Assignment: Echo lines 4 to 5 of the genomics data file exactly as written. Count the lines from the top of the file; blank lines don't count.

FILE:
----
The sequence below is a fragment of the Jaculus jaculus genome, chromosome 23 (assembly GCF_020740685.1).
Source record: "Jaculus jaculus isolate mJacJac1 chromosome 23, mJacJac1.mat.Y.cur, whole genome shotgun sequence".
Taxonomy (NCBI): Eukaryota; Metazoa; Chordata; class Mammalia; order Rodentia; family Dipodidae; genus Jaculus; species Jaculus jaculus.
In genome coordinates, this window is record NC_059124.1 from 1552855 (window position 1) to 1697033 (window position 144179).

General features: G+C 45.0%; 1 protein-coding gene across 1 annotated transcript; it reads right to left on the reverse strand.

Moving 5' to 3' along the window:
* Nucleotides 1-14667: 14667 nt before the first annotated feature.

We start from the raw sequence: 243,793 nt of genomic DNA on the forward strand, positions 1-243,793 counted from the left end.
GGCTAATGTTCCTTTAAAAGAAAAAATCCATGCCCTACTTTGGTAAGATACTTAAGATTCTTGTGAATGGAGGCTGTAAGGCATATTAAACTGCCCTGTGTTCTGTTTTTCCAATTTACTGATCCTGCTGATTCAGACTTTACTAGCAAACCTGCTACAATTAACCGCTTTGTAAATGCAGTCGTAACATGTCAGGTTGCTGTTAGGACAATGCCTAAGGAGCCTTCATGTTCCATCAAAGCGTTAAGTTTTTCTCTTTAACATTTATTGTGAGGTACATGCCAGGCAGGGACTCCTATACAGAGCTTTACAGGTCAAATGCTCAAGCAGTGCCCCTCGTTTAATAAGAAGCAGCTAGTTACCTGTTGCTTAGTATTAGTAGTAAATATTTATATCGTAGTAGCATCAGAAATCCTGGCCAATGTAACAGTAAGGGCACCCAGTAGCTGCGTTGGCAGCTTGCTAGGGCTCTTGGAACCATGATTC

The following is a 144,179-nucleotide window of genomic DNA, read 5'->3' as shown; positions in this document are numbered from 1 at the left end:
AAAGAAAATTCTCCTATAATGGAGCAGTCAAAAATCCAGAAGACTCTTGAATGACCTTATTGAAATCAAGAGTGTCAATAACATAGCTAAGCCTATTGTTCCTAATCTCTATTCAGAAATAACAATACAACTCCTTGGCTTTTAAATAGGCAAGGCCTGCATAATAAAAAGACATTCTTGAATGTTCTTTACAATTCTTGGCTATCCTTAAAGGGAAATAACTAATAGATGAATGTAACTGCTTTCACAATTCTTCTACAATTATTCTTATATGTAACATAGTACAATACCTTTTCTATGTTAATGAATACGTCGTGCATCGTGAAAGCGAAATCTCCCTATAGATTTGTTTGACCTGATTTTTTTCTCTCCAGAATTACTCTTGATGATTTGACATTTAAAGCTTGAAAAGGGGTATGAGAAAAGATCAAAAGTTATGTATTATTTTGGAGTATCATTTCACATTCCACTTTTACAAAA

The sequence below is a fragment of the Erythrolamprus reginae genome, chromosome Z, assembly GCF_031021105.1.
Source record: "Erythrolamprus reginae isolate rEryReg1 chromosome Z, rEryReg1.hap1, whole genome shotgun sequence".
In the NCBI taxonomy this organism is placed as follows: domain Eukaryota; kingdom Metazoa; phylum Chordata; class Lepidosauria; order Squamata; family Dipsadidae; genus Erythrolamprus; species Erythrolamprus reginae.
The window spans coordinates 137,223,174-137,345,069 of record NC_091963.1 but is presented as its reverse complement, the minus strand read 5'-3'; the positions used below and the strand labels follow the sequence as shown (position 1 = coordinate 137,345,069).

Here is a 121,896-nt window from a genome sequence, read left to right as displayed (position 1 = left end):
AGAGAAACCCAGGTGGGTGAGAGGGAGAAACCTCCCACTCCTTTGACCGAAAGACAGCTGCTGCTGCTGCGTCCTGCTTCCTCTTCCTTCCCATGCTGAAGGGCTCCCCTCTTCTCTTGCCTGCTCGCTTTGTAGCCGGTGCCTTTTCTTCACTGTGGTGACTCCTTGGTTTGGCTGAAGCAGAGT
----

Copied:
In genome coordinates, this window is record NC_059124.1 from 1552855 (window position 1) to 1697033 (window position 144179).

General features: G+C 45.0%; 1 protein-coding gene across 1 annotated transcript; it reads right to left on the reverse strand.